Yes, pay $110 to see it.  Allthough some screen grabs or actual videos might exist in threads here.

I disagree. The NCAA specifically said that catcher's who use body parts (Like the leg in this play) to "redirect" runners can be guilty of obstruction. I think you would have a very good case for obstruction on this play in an NCAA game since Contreras did not have to have his leg where it was to receive the throw. 

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15 hours ago, maven said:

It is possible that this is how MLB wants that provision enforced: no-call on the field, change it on review, which has all the angles and slo-mo.

Not only do I agree with this to the letter, I believe that MLB also wants to protect the officials on the field from the argument(s) ... THAT's why I didn't understand Joe Maddon's argument immediately following.  No matter what, the final call is made in New York, and the Crew Chief cannot weigh in. 

Maddon later explained that he didn't agree that the leg was planted to block the plate without the ball, but rather, Contreras's receiving the ball pulled him into the baseline.

1) I didn't agree ... and no one cares.

2) It's still the decision of New York to overturn the out call ... no matter whether New York ruled that the throw didn't pull him into the lane, or that the runner did in fact touch the plate.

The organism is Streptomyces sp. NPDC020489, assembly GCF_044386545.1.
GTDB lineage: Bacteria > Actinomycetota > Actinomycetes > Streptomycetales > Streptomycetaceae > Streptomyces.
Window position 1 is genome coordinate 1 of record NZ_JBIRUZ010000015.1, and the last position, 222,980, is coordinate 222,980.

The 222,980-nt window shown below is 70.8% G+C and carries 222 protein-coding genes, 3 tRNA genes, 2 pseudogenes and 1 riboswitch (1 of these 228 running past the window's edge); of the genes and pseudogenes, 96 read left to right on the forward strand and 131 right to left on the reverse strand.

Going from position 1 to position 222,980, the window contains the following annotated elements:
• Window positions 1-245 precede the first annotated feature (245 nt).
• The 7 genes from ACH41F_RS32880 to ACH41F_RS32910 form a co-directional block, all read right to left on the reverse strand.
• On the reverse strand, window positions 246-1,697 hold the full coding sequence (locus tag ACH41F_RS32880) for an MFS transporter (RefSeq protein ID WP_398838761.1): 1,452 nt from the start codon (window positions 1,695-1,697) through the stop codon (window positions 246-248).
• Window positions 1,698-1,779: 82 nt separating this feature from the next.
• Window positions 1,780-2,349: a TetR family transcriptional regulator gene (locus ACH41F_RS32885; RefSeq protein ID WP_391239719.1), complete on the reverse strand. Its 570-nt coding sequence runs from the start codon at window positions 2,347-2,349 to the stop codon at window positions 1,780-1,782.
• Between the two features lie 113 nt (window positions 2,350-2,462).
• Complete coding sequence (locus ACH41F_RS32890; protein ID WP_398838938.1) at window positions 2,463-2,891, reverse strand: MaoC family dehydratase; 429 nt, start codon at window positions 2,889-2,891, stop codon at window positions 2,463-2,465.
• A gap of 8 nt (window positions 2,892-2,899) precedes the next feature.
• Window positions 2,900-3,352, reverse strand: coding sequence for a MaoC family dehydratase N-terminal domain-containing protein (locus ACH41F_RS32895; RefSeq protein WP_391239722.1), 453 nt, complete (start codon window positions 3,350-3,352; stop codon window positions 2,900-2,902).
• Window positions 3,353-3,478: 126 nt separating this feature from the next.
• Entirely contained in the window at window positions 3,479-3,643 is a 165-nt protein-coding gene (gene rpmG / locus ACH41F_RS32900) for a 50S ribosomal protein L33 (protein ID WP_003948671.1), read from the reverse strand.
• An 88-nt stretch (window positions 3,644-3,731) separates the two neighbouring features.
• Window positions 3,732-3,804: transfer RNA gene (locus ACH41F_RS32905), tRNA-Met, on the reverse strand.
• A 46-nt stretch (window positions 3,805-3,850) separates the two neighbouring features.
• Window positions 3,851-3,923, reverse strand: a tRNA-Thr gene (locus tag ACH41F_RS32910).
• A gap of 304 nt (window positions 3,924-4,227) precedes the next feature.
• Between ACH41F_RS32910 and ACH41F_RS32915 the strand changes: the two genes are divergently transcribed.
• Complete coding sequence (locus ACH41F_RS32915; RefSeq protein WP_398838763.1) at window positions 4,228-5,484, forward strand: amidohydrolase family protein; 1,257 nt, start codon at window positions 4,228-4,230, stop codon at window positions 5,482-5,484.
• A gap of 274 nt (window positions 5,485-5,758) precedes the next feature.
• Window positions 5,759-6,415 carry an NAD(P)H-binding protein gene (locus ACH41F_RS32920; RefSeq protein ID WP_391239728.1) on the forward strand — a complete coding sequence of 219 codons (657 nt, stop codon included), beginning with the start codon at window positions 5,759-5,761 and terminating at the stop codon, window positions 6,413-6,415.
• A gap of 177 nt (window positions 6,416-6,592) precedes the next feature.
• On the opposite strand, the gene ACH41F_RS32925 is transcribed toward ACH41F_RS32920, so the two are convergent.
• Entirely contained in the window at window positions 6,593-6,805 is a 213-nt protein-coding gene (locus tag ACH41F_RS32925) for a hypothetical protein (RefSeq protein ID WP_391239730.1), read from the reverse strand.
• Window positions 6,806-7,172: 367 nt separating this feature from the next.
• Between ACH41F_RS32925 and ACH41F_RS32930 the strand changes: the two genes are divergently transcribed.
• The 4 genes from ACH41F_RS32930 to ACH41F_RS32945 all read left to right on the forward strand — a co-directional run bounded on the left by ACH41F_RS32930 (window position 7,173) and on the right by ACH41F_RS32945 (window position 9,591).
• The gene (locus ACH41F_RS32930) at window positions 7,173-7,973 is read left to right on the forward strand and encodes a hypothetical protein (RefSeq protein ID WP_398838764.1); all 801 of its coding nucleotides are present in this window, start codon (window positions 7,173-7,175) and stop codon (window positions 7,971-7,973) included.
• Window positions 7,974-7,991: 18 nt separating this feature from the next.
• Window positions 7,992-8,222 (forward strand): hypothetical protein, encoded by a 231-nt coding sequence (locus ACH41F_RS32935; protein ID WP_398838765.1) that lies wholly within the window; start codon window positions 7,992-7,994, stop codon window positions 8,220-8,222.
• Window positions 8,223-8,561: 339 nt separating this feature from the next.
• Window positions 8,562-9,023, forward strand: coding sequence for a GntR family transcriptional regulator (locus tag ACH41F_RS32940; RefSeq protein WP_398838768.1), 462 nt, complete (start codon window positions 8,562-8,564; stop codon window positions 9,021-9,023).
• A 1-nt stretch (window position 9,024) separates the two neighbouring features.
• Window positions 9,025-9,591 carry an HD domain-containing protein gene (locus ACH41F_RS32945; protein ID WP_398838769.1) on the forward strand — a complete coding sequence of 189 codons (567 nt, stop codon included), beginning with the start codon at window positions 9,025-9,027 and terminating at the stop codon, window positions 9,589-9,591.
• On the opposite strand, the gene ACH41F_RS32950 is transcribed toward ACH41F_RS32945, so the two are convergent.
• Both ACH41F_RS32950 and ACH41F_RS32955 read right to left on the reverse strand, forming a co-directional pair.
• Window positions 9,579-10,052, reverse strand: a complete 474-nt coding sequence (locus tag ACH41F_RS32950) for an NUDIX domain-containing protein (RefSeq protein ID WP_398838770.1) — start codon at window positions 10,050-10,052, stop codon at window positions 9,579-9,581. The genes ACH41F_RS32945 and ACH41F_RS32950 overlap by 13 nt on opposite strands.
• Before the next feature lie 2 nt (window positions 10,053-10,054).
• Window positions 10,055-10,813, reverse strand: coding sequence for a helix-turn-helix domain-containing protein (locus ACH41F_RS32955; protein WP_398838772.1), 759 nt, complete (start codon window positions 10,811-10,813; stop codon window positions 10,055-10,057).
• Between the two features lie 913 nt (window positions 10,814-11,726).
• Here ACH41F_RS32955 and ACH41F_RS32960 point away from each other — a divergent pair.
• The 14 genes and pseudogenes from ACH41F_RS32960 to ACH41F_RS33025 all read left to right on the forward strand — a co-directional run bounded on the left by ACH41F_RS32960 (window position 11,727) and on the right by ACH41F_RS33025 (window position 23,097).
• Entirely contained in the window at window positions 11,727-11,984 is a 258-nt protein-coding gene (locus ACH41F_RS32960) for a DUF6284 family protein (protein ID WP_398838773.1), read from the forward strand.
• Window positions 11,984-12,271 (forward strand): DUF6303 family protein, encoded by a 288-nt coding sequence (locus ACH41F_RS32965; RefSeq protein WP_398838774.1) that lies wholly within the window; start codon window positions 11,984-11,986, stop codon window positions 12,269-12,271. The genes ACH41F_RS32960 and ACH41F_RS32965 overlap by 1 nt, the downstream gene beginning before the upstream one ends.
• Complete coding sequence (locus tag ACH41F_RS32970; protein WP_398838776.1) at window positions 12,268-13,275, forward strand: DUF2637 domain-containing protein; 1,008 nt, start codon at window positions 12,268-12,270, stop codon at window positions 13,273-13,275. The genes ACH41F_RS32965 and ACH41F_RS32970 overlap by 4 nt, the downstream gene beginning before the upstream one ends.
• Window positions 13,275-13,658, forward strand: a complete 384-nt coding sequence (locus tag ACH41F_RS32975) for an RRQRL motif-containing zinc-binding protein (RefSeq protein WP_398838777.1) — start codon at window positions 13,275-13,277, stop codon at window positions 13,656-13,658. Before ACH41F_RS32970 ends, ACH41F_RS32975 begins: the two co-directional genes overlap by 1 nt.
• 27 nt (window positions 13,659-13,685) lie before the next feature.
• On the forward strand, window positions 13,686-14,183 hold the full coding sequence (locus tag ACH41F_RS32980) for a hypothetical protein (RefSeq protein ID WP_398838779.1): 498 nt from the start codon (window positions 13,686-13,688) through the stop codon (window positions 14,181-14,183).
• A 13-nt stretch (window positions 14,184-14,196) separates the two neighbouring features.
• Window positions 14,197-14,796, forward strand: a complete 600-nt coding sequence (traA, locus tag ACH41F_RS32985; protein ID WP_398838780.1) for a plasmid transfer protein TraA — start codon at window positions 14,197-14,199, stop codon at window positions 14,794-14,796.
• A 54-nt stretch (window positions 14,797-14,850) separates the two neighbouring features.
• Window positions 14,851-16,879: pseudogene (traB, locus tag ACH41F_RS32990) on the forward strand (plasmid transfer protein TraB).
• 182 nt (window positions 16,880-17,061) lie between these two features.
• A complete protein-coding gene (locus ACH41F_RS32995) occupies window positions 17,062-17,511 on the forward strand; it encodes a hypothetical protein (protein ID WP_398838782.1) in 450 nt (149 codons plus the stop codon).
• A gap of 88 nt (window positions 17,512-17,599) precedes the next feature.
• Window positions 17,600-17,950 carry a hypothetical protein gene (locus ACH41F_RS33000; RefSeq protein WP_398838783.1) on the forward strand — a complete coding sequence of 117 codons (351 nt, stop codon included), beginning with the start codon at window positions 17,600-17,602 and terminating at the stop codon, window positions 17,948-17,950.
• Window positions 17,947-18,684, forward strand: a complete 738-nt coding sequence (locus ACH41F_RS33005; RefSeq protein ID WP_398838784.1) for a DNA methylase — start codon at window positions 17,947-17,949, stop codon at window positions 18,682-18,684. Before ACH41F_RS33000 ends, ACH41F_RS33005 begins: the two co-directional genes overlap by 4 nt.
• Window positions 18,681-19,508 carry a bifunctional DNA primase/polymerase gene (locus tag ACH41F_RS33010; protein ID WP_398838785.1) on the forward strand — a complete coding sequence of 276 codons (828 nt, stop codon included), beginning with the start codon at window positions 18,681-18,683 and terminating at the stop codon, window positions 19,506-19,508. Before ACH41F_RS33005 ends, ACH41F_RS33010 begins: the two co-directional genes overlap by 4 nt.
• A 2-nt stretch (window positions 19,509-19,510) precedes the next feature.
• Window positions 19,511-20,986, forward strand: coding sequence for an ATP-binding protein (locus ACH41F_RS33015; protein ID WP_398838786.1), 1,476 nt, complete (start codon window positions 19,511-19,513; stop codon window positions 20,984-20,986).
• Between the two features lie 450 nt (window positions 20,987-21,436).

Then Maddon went on to say, "But I will defend the umpires!!!"  OK ... which umpires?  The ones he was screaming at and who had to eject him?  Was he killing the messenger to send New York his own message?  I suspect he just can't stand to watch his bullpen pitch and he wanted out ...

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1 hour ago, zm1283 said:

I disagree. The NCAA specifically said that catcher's who use body parts (Like the leg in this play) to "redirect" runners can be guilty of obstruction. I think you would have a very good case for obstruction on this play in an NCAA game since Contreras did not have to have his leg where it was to receive the throw. 

Have you viewed the video interps for this year?

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8 hours ago, Richvee said:

A few years later and I still don't think there's been obstruction on F2 called 'live" on the field...Maybe @Gil can tell us.

Correct.

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Maddon just went off on the field umpires, knowing full well they'd have to eject him, to take the focus off his disastrous decision to pull Quintana early when he knew he had a gassed and ineffective bullpen. Two of the worst pitching management games I've seen all year.

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8 hours ago, Jimurray said:

Have you viewed the video interps for this year?

 

9 hours ago, zm1283 said:

I disagree. The NCAA specifically said that catcher's who use body parts (Like the leg in this play) to "redirect" runners can be guilty of obstruction. I think you would have a very good case for obstruction on this play in an NCAA game since Contreras did not have to have his leg where it was to receive the throw. 

From an earlier thread:

Jimurray

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Screen grabs from NCAA rule videos. Both legal as ball is on the way. Catcher can block plate with some body part while the ball is within 60'. That movement of the body part does not have to be a neccessary movement for fielding the ball.

 

legal.jpg

legal2.jpg